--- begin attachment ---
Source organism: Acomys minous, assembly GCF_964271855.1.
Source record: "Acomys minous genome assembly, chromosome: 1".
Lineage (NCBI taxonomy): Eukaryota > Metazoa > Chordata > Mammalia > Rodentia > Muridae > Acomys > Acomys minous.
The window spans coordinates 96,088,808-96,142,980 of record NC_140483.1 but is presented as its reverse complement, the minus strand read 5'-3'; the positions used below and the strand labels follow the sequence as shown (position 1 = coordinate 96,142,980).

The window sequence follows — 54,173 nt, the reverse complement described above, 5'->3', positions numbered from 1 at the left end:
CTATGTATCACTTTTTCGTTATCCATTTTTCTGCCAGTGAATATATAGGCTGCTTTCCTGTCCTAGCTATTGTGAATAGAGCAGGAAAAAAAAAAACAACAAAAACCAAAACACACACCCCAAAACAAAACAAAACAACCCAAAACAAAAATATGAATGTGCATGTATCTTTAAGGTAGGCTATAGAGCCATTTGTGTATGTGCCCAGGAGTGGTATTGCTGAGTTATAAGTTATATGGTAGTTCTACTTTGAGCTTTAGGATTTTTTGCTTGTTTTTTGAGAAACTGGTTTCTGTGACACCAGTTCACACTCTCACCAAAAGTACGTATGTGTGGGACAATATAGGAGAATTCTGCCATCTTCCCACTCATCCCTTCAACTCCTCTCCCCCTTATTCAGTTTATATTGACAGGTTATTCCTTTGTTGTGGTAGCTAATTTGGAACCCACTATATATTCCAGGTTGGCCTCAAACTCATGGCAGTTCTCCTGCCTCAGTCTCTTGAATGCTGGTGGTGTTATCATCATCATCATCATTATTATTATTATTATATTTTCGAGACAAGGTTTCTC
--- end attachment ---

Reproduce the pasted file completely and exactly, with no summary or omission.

Source organism: Acomys minous, assembly GCF_964271855.1.
Source record: "Acomys minous genome assembly, chromosome: 1".
Lineage (NCBI taxonomy): Eukaryota > Metazoa > Chordata > Mammalia > Rodentia > Muridae > Acomys > Acomys minous.
The window spans coordinates 96,088,808-96,142,980 of record NC_140483.1 but is presented as its reverse complement, the minus strand read 5'-3'; the positions used below and the strand labels follow the sequence as shown (position 1 = coordinate 96,142,980).

The window sequence follows — 54,173 nt, the reverse complement described above, 5'->3', positions numbered from 1 at the left end:
CTATGTATCACTTTTTCGTTATCCATTTTTCTGCCAGTGAATATATAGGCTGCTTTCCTGTCCTAGCTATTGTGAATAGAGCAGGAAAAAAAAAAACAACAAAAACCAAAACACACACCCCAAAACAAAACAAAACAACCCAAAACAAAAATATGAATGTGCATGTATCTTTAAGGTAGGCTATAGAGCCATTTGTGTATGTGCCCAGGAGTGGTATTGCTGAGTTATAAGTTATATGGTAGTTCTACTTTGAGCTTTAGGATTTTTTGCTTGTTTTTTGAGAAACTGGTTTCTGTGACACCAGTTCACACTCTCACCAAAAGTACGTATGTGTGGGACAATATAGGAGAATTCTGCCATCTTCCCACTCATCCCTTCAACTCCTCTCCCCCTTATTCAGTTTATATTGACAGGTTATTCCTTTGTTGTGGTAGCTAATTTGGAACCCACTATATATTCCAGGTTGGCCTCAAACTCATGGCAGTTCTCCTGCCTCAGTCTCTTGAATGCTGGTGGTGTTATCATCATCATCATCATTATTATTATTATTATATTTTCGAGACAAGGTTTCTC